A school board has a symbolic or image role as well. The behavior it shows off in the meeting room, the rapport among school board members and the relationships that members have with teachers and administrators in the district all add up to the climate of public education in a community. There will always be naysayers and negative detractors within the community at-large. Healthy or dysfunctional, bipartisan or agenda centric and fixed, a school board has a heavy influence on the spirit that characterizes a community's impression of its school system AND IS WHAT YOU VOTED FOR! PICK WISELY! It’s the only elected position where we cannot afford years of on-the-job training, political in-fighting or discord and negativity toward staff, teachers, parents or students!
How can I tell if my school board is doing a good job?
By attending (or watching on TV or a computer) a few school board meetings, you'll learn firsthand what school boards do. Look online or call your district office to find out where and when meetings are held. Once you've observed your school board in action, you'll be prepared to ask the following questions:
Getting involved with your local school board in a positive way doesn't have to mean running your own campaign for a seat. The first, simple step—one, that every registered voter should take very seriously - is voting in the election of school board members.
The communication of knowledge is at the heart of human existence. And the education of our children, in a positive, non-discriminatory manner has no higher calling. School board members, all 85,000+ of them, are the Guardians at the gate. Respect them, encourage them, help them – and chose them with great care.
After all that, if you feel compelled to do some research, look to and at the various candidate's websites or listen closely to their words. Is there nothing but old, half-baked ideas expressed in political baby-talk terms, i.e., “More accountability,” “Focus on the classroom,” “Fresh look,” “Common sense approach,” “Community Collaboration” Etc? Yes, those are great sounding phrases, but they’re meaningless without specifics and they’re specific-less because the people expressing them probably know little or nothing of substance of the education process in the public arena!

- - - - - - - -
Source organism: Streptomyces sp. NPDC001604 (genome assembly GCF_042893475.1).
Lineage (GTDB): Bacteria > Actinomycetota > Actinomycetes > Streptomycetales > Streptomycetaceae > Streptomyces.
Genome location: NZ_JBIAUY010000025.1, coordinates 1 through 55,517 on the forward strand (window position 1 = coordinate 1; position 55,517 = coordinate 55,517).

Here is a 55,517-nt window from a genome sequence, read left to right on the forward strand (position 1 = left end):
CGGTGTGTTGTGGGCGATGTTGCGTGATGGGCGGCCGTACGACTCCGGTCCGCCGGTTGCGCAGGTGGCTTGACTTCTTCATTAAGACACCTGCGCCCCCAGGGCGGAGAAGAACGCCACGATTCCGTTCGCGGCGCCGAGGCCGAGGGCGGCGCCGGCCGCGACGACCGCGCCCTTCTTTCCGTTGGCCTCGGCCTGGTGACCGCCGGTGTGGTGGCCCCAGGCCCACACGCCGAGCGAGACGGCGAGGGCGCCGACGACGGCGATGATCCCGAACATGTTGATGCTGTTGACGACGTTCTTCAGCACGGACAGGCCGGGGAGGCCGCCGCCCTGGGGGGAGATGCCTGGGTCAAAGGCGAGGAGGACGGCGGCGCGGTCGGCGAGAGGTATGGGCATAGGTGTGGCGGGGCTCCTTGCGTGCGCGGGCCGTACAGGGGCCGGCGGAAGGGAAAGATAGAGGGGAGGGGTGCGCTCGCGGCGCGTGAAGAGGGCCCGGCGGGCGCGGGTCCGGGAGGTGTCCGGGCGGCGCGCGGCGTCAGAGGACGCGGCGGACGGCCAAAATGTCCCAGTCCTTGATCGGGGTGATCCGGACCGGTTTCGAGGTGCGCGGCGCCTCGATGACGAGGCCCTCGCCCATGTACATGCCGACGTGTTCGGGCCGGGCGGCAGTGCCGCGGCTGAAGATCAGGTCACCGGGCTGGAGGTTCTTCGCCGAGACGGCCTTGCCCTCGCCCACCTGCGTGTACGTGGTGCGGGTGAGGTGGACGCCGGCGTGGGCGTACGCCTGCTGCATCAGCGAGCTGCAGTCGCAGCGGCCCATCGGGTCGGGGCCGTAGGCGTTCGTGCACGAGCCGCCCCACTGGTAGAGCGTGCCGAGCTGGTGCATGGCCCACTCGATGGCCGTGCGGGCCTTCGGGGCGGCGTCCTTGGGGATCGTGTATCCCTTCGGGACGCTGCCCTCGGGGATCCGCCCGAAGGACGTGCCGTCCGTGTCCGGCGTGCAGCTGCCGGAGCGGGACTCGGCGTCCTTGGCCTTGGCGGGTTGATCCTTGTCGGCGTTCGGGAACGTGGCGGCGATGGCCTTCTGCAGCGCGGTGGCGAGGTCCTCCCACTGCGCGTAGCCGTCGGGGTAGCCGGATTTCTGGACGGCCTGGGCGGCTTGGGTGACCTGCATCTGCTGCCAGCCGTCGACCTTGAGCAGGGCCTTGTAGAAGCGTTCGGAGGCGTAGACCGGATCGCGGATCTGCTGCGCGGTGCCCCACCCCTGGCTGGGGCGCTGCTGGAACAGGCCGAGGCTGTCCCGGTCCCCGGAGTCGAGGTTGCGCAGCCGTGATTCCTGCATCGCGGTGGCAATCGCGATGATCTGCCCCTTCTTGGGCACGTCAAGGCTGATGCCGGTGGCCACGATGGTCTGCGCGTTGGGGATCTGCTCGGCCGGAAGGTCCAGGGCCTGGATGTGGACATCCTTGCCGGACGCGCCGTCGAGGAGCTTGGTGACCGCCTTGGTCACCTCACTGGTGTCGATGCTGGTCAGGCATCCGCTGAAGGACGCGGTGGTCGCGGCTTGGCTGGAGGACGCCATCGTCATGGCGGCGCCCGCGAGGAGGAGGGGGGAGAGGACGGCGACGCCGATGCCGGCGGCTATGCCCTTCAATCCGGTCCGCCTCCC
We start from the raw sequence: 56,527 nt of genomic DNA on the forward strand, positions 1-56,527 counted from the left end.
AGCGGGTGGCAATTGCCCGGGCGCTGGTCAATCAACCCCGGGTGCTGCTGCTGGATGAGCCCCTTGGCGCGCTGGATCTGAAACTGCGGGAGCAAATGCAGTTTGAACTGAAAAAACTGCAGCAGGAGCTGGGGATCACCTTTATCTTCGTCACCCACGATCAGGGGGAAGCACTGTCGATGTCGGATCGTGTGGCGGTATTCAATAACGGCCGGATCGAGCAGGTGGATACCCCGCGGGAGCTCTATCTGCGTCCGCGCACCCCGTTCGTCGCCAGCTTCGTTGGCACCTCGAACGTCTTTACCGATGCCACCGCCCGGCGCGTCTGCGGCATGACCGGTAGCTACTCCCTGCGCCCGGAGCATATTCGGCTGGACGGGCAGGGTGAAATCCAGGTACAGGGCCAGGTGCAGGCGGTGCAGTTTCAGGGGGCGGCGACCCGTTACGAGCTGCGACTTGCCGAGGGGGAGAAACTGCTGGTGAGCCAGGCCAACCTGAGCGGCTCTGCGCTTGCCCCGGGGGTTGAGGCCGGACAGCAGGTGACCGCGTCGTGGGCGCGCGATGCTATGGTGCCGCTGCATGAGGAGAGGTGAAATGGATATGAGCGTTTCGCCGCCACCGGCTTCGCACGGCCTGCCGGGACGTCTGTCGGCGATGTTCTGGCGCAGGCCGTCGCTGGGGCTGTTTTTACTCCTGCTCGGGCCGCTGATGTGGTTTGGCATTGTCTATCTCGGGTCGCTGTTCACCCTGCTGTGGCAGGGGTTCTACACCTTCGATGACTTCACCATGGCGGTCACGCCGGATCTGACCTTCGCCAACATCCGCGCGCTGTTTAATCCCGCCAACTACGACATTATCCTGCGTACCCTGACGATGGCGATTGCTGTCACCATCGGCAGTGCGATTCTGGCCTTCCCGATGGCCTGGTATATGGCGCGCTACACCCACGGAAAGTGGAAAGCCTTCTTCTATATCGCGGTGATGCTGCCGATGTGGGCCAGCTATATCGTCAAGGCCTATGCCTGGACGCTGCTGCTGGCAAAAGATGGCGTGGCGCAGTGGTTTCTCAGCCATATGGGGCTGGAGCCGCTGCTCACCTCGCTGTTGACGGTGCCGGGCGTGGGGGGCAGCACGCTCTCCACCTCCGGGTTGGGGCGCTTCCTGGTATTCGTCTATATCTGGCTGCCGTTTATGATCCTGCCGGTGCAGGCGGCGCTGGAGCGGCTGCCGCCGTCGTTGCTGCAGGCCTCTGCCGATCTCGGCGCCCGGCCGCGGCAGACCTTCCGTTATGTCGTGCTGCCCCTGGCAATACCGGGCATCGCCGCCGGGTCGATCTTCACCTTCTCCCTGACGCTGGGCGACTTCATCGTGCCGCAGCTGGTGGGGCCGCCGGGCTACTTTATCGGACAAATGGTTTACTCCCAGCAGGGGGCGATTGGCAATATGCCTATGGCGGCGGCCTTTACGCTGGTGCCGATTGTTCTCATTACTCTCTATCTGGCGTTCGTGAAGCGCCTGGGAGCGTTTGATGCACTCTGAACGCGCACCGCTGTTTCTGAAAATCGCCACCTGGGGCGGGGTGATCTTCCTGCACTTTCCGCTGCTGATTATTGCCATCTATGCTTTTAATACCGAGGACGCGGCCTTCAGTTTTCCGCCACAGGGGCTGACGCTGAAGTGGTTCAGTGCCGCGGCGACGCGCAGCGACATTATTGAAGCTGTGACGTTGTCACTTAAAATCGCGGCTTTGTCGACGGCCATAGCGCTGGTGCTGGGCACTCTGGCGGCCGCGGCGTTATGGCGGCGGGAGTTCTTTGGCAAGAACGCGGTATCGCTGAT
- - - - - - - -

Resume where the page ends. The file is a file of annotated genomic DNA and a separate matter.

SO WHERE’S THE MEAT? WHAT SHOULD I BE SEEING AND HEARING?
A catch phrase or two, a nice smile, a glad hand and a quick joke? Well, that might work for some “elected” offices, but we simply cannot afford to entrust the education of our children to laypersons OR some group’s political agenda!
Did you know, or do you realize that District School Board Member is the ONLY position that is both “elected” and that “must know a lot about education!” Sure, we hope and believe that our State and Federal elected officials know "something" about the education process. But contemplate that for a moment and think about the power and influence they have (with their little bit of knowledge) over the K-12 learning process. Obviously, now is NOT the time for education novices on local School Boards! The last thing the students, teachers, staff AND the tax payers of ANY district can afford is someone new to, or simply unaware of, the education process in this country, its complexities and the driving forces involved.
Those seeking the position of “Guardian” of the local education process better know the specifics of the job day-one and be able to see what effect an idea will have on the lives of all involved and the learning experience of our students. That is why WE must vote ONLY for someone that does know education and the massive system, with all of its influences, within which learning occurs.
So... go back and re-read the first 5 points.
Political advertisement paid for and approved by Carol Kurdell for Hillsborough County School Board, County-wide, District 7